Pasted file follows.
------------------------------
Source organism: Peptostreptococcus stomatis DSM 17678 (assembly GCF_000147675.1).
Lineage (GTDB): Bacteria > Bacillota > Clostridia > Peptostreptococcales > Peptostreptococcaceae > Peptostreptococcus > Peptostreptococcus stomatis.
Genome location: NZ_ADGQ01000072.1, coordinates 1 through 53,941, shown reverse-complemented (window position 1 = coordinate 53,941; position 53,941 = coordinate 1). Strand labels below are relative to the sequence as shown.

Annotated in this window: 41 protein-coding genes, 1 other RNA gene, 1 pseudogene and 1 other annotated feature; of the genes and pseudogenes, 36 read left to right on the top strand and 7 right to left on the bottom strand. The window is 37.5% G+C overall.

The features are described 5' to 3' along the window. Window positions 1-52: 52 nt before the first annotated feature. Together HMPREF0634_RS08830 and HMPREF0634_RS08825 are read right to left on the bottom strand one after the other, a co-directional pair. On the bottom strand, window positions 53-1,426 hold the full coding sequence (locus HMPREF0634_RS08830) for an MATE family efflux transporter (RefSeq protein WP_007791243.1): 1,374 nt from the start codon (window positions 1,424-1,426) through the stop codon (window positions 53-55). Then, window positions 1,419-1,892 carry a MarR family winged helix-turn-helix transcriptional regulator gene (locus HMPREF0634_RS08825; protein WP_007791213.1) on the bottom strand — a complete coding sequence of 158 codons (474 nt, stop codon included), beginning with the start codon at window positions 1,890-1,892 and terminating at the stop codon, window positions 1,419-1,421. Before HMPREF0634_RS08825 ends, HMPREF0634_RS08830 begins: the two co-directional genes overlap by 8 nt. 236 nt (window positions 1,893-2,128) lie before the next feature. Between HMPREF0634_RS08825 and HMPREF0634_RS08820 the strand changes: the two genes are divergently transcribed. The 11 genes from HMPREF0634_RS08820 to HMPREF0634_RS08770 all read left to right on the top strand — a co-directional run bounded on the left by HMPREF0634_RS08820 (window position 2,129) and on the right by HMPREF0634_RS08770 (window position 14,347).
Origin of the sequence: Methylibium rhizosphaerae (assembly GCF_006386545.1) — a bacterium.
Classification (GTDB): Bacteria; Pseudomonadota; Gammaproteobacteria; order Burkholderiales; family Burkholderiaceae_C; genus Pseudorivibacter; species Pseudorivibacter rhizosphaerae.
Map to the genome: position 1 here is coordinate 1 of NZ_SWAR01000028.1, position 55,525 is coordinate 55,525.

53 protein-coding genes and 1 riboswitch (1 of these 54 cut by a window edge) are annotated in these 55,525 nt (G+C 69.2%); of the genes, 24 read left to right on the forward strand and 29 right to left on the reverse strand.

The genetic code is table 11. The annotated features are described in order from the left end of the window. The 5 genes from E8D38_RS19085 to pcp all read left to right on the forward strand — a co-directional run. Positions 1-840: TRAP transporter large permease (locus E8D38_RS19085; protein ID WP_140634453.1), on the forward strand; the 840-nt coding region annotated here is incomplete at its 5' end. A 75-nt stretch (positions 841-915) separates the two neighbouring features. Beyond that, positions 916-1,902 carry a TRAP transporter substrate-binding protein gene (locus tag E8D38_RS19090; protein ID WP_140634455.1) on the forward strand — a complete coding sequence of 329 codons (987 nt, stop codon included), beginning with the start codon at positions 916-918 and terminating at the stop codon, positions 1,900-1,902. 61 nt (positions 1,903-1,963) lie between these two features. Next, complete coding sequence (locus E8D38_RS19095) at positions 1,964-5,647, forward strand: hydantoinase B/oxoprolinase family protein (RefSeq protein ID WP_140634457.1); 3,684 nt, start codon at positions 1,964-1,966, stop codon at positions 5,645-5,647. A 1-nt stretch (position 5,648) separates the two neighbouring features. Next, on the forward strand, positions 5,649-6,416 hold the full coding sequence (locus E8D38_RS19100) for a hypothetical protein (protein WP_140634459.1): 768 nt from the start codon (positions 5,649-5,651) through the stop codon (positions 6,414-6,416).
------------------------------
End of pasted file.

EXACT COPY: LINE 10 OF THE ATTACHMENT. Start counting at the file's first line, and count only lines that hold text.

The genetic code is table 11. The annotated features are described in order from the left end of the window. The 5 genes from E8D38_RS19085 to pcp all read left to right on the forward strand — a co-directional run. Positions 1-840: TRAP transporter large permease (locus E8D38_RS19085; protein ID WP_140634453.1), on the forward strand; the 840-nt coding region annotated here is incomplete at its 5' end. A 75-nt stretch (positions 841-915) separates the two neighbouring features. Beyond that, positions 916-1,902 carry a TRAP transporter substrate-binding protein gene (locus tag E8D38_RS19090; protein ID WP_140634455.1) on the forward strand — a complete coding sequence of 329 codons (987 nt, stop codon included), beginning with the start codon at positions 916-918 and terminating at the stop codon, positions 1,900-1,902. 61 nt (positions 1,903-1,963) lie between these two features. Next, complete coding sequence (locus E8D38_RS19095) at positions 1,964-5,647, forward strand: hydantoinase B/oxoprolinase family protein (RefSeq protein ID WP_140634457.1); 3,684 nt, start codon at positions 1,964-1,966, stop codon at positions 5,645-5,647. A 1-nt stretch (position 5,648) separates the two neighbouring features. Next, on the forward strand, positions 5,649-6,416 hold the full coding sequence (locus E8D38_RS19100) for a hypothetical protein (protein WP_140634459.1): 768 nt from the start codon (positions 5,649-5,651) through the stop codon (positions 6,414-6,416).